Lessons learned while preparing for new lease accounting guidelines
As we celebrate the ball drop in Times Square this New Year’s Eve, many companies will be ringing in the 2019 effective date for the new lease accounting guidelines. Happy New Year? Maybe not for everyone, but Savills Studley has been closely monitoring the changes and actively partnering with our clients to ensure they are prepared. This year has been filled with new software implementations, technology enhancements, abstraction projects and stronger forged partnerships between accounting and real estate teams.
With much of the initial hard work preparing for the new standards behind us, we thought we would take stock of the transition challenges and share some of the lessons learned.
Privately held domestic companies have another year to prepare for the rules, but we strongly encourage anyone responsible for managing their company’s commercial real estate leases to get started now. We have seen that many domestic public companies underestimated the amount of work required to prepare for the new accounting standards, and they are now under the gun to ensure timely compliance.
All companies should make sure they have sustainable processes in place to ensure the new accounting standards will continue to be met going forward with seamless communication of re-statement events for existing leases as well as any newly added or archived leases.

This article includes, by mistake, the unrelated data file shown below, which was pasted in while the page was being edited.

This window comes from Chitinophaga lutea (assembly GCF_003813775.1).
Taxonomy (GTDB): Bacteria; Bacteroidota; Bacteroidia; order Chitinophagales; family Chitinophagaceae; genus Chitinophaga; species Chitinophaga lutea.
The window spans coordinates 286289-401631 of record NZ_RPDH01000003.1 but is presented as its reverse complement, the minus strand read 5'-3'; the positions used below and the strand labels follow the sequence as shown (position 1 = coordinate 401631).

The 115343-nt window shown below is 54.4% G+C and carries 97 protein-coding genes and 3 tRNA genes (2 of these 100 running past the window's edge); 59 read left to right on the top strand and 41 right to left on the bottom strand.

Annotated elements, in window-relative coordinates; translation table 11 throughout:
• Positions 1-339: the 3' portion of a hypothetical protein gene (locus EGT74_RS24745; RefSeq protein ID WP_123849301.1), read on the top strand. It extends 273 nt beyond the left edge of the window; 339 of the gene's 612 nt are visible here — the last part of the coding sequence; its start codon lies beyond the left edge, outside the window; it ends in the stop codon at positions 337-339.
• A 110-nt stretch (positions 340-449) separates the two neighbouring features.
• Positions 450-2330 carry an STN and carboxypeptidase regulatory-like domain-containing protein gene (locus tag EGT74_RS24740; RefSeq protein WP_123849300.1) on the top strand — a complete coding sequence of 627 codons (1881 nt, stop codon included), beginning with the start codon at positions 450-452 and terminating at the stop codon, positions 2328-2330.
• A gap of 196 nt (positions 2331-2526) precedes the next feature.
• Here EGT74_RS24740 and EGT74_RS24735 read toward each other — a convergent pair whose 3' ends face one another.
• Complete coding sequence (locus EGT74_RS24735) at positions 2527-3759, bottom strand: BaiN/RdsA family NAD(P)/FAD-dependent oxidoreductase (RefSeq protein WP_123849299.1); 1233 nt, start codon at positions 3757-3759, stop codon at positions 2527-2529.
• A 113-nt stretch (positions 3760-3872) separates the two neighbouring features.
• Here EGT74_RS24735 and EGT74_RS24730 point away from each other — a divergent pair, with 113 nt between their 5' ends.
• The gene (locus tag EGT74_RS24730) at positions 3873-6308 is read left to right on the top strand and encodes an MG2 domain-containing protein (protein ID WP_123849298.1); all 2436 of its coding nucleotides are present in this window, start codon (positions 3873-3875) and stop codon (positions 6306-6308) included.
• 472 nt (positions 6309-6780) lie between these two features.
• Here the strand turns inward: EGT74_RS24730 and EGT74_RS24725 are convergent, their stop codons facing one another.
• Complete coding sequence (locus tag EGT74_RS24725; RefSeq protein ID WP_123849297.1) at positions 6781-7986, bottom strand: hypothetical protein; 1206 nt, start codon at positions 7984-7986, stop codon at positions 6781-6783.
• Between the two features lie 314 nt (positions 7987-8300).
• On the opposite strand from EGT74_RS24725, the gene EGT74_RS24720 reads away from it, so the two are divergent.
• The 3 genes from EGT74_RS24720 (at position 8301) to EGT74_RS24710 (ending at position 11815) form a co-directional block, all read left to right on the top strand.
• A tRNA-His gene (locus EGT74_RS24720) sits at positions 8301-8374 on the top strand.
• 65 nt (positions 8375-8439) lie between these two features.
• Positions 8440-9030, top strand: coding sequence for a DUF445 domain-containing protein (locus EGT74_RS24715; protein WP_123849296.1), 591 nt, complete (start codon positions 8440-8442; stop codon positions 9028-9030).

Here are a few suggestions to help you navigate through the process and avoid missteps:
1. Clearly assign roles and responsibilities for the ongoing maintenance and communication of updated lease information to accounting.
2. Ensure the appropriate security groups have been created and the right level of access has been assigned to each user to enforce separation of duties.
3. Execute multi-tiered quality control processes to protect data integrity.
4. Automate processes wherever possible as these events will routinely be repeated. Minor customization costs for tailored report formats may save hours of manual labor and will ensure consistency.
5. Budget for extra work: The new guidelines will require additional resources; if you have not added resources to your internal teams, it’s time to identify the right partner.
6. Document the procedures, identify the data points required for the new reporting guidelines, and prepare an abstract scope that reflects the individual(s) responsible for maintaining each data point.
Savills Studley’s expertise offers scalable support to assist with any consulting, abstraction, lease administration or database maintenance requirements.